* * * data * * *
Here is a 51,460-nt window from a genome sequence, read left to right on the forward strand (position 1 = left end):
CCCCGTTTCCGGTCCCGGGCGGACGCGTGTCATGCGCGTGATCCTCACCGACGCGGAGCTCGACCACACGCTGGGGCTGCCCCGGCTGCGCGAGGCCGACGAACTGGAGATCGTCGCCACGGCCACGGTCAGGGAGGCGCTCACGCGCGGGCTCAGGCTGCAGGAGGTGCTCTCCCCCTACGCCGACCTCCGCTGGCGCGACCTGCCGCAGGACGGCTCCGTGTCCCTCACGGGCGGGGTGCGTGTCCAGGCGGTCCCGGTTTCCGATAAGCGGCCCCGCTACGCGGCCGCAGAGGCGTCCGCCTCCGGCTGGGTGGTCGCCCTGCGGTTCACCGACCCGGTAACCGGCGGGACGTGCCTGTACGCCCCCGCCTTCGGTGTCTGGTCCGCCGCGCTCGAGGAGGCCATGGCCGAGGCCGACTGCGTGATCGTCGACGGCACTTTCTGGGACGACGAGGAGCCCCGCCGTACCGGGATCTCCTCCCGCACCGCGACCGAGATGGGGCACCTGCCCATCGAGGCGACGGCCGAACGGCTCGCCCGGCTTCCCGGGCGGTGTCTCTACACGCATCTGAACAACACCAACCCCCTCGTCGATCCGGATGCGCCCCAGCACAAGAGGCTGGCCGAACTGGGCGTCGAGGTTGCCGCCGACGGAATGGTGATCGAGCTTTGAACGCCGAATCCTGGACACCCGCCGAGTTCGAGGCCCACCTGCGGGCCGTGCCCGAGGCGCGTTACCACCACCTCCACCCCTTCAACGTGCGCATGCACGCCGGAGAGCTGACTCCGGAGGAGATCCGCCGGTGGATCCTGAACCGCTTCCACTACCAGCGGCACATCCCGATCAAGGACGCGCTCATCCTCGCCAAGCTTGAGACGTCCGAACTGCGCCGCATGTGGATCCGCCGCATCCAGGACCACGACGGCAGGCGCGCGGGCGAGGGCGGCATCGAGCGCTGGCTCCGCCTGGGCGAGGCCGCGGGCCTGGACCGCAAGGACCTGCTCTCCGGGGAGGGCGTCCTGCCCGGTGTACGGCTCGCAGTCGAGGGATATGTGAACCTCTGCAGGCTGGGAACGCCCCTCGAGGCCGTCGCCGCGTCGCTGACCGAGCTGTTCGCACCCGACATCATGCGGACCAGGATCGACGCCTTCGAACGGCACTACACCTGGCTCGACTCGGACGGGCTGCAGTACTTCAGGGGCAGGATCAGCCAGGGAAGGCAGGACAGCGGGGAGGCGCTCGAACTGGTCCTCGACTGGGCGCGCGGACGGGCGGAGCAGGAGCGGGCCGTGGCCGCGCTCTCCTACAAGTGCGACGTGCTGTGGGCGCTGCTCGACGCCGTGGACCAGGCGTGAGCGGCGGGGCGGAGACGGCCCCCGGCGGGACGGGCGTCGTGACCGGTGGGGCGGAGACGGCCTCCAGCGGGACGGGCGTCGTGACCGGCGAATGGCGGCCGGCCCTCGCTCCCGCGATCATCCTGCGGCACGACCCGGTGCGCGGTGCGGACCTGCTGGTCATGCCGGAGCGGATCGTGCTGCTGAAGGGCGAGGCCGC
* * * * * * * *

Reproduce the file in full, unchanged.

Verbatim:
Here is a 51,460-nt window from a genome sequence, read left to right on the forward strand (position 1 = left end):
CCCCGTTTCCGGTCCCGGGCGGACGCGTGTCATGCGCGTGATCCTCACCGACGCGGAGCTCGACCACACGCTGGGGCTGCCCCGGCTGCGCGAGGCCGACGAACTGGAGATCGTCGCCACGGCCACGGTCAGGGAGGCGCTCACGCGCGGGCTCAGGCTGCAGGAGGTGCTCTCCCCCTACGCCGACCTCCGCTGGCGCGACCTGCCGCAGGACGGCTCCGTGTCCCTCACGGGCGGGGTGCGTGTCCAGGCGGTCCCGGTTTCCGATAAGCGGCCCCGCTACGCGGCCGCAGAGGCGTCCGCCTCCGGCTGGGTGGTCGCCCTGCGGTTCACCGACCCGGTAACCGGCGGGACGTGCCTGTACGCCCCCGCCTTCGGTGTCTGGTCCGCCGCGCTCGAGGAGGCCATGGCCGAGGCCGACTGCGTGATCGTCGACGGCACTTTCTGGGACGACGAGGAGCCCCGCCGTACCGGGATCTCCTCCCGCACCGCGACCGAGATGGGGCACCTGCCCATCGAGGCGACGGCCGAACGGCTCGCCCGGCTTCCCGGGCGGTGTCTCTACACGCATCTGAACAACACCAACCCCCTCGTCGATCCGGATGCGCCCCAGCACAAGAGGCTGGCCGAACTGGGCGTCGAGGTTGCCGCCGACGGAATGGTGATCGAGCTTTGAACGCCGAATCCTGGACACCCGCCGAGTTCGAGGCCCACCTGCGGGCCGTGCCCGAGGCGCGTTACCACCACCTCCACCCCTTCAACGTGCGCATGCACGCCGGAGAGCTGACTCCGGAGGAGATCCGCCGGTGGATCCTGAACCGCTTCCACTACCAGCGGCACATCCCGATCAAGGACGCGCTCATCCTCGCCAAGCTTGAGACGTCCGAACTGCGCCGCATGTGGATCCGCCGCATCCAGGACCACGACGGCAGGCGCGCGGGCGAGGGCGGCATCGAGCGCTGGCTCCGCCTGGGCGAGGCCGCGGGCCTGGACCGCAAGGACCTGCTCTCCGGGGAGGGCGTCCTGCCCGGTGTACGGCTCGCAGTCGAGGGATATGTGAACCTCTGCAGGCTGGGAACGCCCCTCGAGGCCGTCGCCGCGTCGCTGACCGAGCTGTTCGCACCCGACATCATGCGGACCAGGATCGACGCCTTCGAACGGCACTACACCTGGCTCGACTCGGACGGGCTGCAGTACTTCAGGGGCAGGATCAGCCAGGGAAGGCAGGACAGCGGGGAGGCGCTCGAACTGGTCCTCGACTGGGCGCGCGGACGGGCGGAGCAGGAGCGGGCCGTGGCCGCGCTCTCCTACAAGTGCGACGTGCTGTGGGCGCTGCTCGACGCCGTGGACCAGGCGTGAGCGGCGGGGCGGAGACGGCCCCCGGCGGGACGGGCGTCGTGACCGGTGGGGCGGAGACGGCCTCCAGCGGGACGGGCGTCGTGACCGGCGAATGGCGGCCGGCCCTCGCTCCCGCGATCATCCTGCGGCACGACCCGGTGCGCGGTGCGGACCTGCTGGTCATGCCGGAGCGGATCGTGCTGCTGAAGGGCGAGGCCGC